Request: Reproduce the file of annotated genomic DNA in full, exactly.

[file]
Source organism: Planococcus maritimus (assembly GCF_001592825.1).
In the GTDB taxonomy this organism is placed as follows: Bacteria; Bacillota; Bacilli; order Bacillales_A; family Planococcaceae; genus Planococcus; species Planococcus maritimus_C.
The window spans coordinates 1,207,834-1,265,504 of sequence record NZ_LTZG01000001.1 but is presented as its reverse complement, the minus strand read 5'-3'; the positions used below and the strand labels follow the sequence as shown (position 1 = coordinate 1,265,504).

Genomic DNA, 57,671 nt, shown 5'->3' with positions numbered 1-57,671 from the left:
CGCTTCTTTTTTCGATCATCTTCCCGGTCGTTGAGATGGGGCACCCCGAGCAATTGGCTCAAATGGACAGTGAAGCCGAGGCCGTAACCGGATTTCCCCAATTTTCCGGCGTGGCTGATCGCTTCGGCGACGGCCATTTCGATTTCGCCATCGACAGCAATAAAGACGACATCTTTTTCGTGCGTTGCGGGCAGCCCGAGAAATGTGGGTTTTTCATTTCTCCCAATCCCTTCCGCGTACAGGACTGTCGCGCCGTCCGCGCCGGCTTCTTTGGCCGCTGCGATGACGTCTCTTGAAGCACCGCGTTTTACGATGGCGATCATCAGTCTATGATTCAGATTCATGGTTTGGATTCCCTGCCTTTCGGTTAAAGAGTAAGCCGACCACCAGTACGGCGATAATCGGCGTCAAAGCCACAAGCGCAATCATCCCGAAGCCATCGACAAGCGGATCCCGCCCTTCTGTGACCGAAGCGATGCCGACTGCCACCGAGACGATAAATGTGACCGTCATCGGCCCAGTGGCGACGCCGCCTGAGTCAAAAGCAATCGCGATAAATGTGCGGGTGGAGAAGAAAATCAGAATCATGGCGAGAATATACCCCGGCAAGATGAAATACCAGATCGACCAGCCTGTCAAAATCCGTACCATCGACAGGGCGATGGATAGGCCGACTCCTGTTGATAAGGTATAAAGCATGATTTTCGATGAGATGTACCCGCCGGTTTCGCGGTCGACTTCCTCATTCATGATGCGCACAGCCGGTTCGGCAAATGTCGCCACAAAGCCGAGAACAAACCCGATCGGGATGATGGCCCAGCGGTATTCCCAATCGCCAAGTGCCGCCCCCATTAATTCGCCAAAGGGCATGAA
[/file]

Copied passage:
Source organism: Planococcus maritimus (assembly GCF_001592825.1).
In the GTDB taxonomy this organism is placed as follows: Bacteria; Bacillota; Bacilli; order Bacillales_A; family Planococcaceae; genus Planococcus; species Planococcus maritimus_C.
The window spans coordinates 1,207,834-1,265,504 of sequence record NZ_LTZG01000001.1 but is presented as its reverse complement, the minus strand read 5'-3'; the positions used below and the strand labels follow the sequence as shown (position 1 = coordinate 1,265,504).

Genomic DNA, 57,671 nt, shown 5'->3' with positions numbered 1-57,671 from the left:
CGCTTCTTTTTTCGATCATCTTCCCGGTCGTTGAGATGGGGCACCCCGAGCAATTGGCTCAAATGGACAGTGAAGCCGAGGCCGTAACCGGATTTCCCCAATTTTCCGGCGTGGCTGATCGCTTCGGCGACGGCCATTTCGATTTCGCCATCGACAGCAATAAAGACGACATCTTTTTCGTGCGTTGCGGGCAGCCCGAGAAATGTGGGTTTTTCATTTCTCCCAATCCCTTCCGCGTACAGGACTGTCGCGCCGTCCGCGCCGGCTTCTTTGGCCGCTGCGATGACGTCTCTTGAAGCACCGCGTTTTACGATGGCGATCATCAGTCTATGATTCAGATTCATGGTTTGGATTCCCTGCCTTTCGGTTAAAGAGTAAGCCGACCACCAGTACGGCGATAATCGGCGTCAAAGCCACAAGCGCAATCATCCCGAAGCCATCGACAAGCGGATCCCGCCCTTCTGTGACCGAAGCGATGCCGACTGCCACCGAGACGATAAATGTGACCGTCATCGGCCCAGTGGCGACGCCGCCTGAGTCAAAAGCAATCGCGATAAATGTGCGGGTGGAGAAGAAAATCAGAATCATGGCGAGAATATACCCCGGCAAGATGAAATACCAGATCGACCAGCCTGTCAAAATCCGTACCATCGACAGGGCGATGGATAGGCCGACTCCTGTTGATAAGGTATAAAGCATGATTTTCGATGAGATGTACCCGCCGGTTTCGCGGTCGACTTCCTCATTCATGATGCGCACAGCCGGTTCGGCAAATGTCGCCACAAAGCCGAGAACAAACCCGATCGGGATGATGGCCCAGCGGTATTCCCAATCGCCAAGTGCCGCCCCCATTAATTCGCCAAAGGGCATGAA